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There are lots of ports in my small office but sometimes I want to kick out people who are accessing internet instead of doing their job. With arp -a i can look for all of the connected users. But how to kick them off a network. Please don't tell me Router's conf. I want to do this via terminal itself. There are ways to do that, i saw my friend doing that.

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    Not that we aren't willing to help you, but at the same time, we ask that you exhaust your resources prior to posting, and then tell us what you already tried. In other words: if you know that your friend knows how to do it...why not ask your friend? – tubedogg Nov 8 '14 at 7:59
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Unless your desktop is the central proxy server you will have to go through the router. Just because you can see other machines with arp doesn't mean you can do anything with them.

Kicking them off the network via the router will usually be total - does the office staff depend on the network do do their jobs?

A better way is running your own DNS server. You can then simply redirect any time-sucking service somewhere else in a manner that makes it look like the site is temporarily down, like this:

*.facebook.com IN A 192.168.1.252

192.168.1.252 runs an Apache vhost site named facebook.com, it serves up a clone of the FB maintenance page for any URL.

It will take a very network-savvy user to figure it out, and you won't be the demon boss (at least not right away). Turn it on and off regularly to maintain the illusion that it's the other service.

Or for more fun: Upside-Down-Ternet.

  • 192.168.1.252 is a private address, not accessible from 'the outside world'. If you see a facebook maintenance joke page, it's being generated in your own building. (but I do like your upside-down ternet; I've been promising myself for years to try that one day;-) – Tetsujin Nov 8 '14 at 10:55
  • Although I like your idea of using a DNS server with a vhost, it's a little much for the average user. Routers usually have some form of access control that will block traffic during specific times which would be far easier and just as effective to implement. If you're going to be the draconian boss, wear the shoes and take the heat. – douggro Nov 8 '14 at 20:19
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KickThemOut

Kick devices off your network by performing an ARP Spoof attack.

You can use KickThemOut. It’s a tool I recently developed which does exactly that — it kicks devices off your Local Area Network.

KickThemOut

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Good question.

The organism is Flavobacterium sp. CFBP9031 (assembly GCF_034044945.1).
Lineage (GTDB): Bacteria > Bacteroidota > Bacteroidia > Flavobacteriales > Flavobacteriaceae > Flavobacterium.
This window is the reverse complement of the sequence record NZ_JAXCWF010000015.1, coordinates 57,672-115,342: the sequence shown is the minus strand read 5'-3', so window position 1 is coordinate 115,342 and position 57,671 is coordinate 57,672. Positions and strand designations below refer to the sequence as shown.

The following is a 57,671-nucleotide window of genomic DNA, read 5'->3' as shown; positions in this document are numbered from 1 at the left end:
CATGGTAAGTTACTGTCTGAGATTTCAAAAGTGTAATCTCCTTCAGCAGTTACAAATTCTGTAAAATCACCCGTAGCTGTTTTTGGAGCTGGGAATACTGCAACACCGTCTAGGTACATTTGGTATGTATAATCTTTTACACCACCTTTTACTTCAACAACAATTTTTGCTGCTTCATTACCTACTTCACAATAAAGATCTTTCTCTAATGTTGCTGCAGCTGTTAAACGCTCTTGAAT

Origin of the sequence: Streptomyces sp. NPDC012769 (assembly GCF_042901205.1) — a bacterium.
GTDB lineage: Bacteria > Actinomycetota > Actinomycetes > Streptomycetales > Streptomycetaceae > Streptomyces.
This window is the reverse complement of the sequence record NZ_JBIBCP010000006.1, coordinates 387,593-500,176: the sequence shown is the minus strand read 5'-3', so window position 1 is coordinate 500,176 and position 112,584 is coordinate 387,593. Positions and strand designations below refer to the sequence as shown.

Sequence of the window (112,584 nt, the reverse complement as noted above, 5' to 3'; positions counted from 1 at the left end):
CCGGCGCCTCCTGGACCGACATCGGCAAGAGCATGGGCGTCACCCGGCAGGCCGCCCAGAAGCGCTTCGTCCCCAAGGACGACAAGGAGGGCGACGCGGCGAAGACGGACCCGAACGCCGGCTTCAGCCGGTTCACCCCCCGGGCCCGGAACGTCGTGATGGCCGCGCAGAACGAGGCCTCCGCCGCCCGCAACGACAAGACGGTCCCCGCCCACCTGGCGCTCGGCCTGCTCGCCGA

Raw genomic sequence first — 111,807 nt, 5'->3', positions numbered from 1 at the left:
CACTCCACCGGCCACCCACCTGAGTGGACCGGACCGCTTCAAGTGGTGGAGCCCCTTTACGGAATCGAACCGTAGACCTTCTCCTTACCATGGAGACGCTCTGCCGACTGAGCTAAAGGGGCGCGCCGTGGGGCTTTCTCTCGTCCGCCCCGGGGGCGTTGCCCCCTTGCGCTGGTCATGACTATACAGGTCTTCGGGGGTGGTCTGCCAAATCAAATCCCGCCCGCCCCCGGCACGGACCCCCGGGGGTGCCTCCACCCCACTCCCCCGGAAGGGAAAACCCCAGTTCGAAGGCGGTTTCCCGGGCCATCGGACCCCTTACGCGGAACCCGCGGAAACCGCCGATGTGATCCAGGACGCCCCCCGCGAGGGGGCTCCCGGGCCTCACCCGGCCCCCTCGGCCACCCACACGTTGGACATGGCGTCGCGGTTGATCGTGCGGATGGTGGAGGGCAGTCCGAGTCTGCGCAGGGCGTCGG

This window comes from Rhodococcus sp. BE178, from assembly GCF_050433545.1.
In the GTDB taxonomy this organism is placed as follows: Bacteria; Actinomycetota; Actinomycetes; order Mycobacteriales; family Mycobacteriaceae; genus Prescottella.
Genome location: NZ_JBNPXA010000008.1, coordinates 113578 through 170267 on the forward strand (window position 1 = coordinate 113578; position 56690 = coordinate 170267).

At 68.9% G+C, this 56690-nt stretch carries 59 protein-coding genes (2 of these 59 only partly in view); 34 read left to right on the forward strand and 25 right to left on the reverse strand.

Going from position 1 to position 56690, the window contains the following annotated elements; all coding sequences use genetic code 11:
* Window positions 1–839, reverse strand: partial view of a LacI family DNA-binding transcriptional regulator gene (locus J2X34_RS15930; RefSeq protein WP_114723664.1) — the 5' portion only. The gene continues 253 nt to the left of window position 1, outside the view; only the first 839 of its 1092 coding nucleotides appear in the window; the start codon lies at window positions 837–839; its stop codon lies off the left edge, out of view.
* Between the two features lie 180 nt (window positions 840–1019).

Admins used to be able to block mac addresses at the router, but now pervasive tools for mac address spoofing allow users to easily overcome blacklists or mimic trusted computers.

If it is your own network and you do not recognize a computer attached to it, and you want them to go away, and have no way of contacting them, you can use the Low Orbit Ion Cannon (loic) to launch a denial of service attack on the unwelcome guest computer and overwhelm it with traffic. Currently denial of service attacks are among the few one-on-one methods of defending your network from a computer that has gained access without permission. Before 2015 this was inadvisable, but these days, cyberwar is upon us, so, use it with care, only in self defense and don't "lock on" to targets outside of your local network.

There are versions of the LOIC in most app stores. It is easy to use. Enter the ip address of the target, write them a nice note, lock on, and fire away until they crash off (or fire back). The original project is on sourceforge here: http://sourceforge.net/projects/loic/

If you'd like to learn more about offensive network security, check out Kali Linux.

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Type in "arp -a" to see who is on the wifi. If you have their password, you can kick them off through coding. Thanks!

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    This is so incorrect. That command only lists the IP to Hardware address list that the interface knows about. If you have people on your WiFi that you have never been in contact with, it won't show up in the ARP table. – Allan Oct 24 '16 at 20:46
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you can use a program called netcut. this will help you more.

We're looking for long answers that provide some explanation and context. Don't just give a one-line answer; explain why your answer is right, ideally with citations. Answers that don't include explanations may be removed.

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Get in CMD and writte: net view (ENTER) This command will show you all possible devices connected. After that writte: SHUTDOWN/"the name of device that you want kick" others commands: Shutdown -s Switch off the device Shutdown -r Reset the device Shutdown -? it shows you all other commands you can use.

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    You described a windows command. We are on a Apple related Stack Exhange. So how does this help the OP? – LH16 Jan 15 '17 at 16:38

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protected by Community Nov 28 '17 at 19:29

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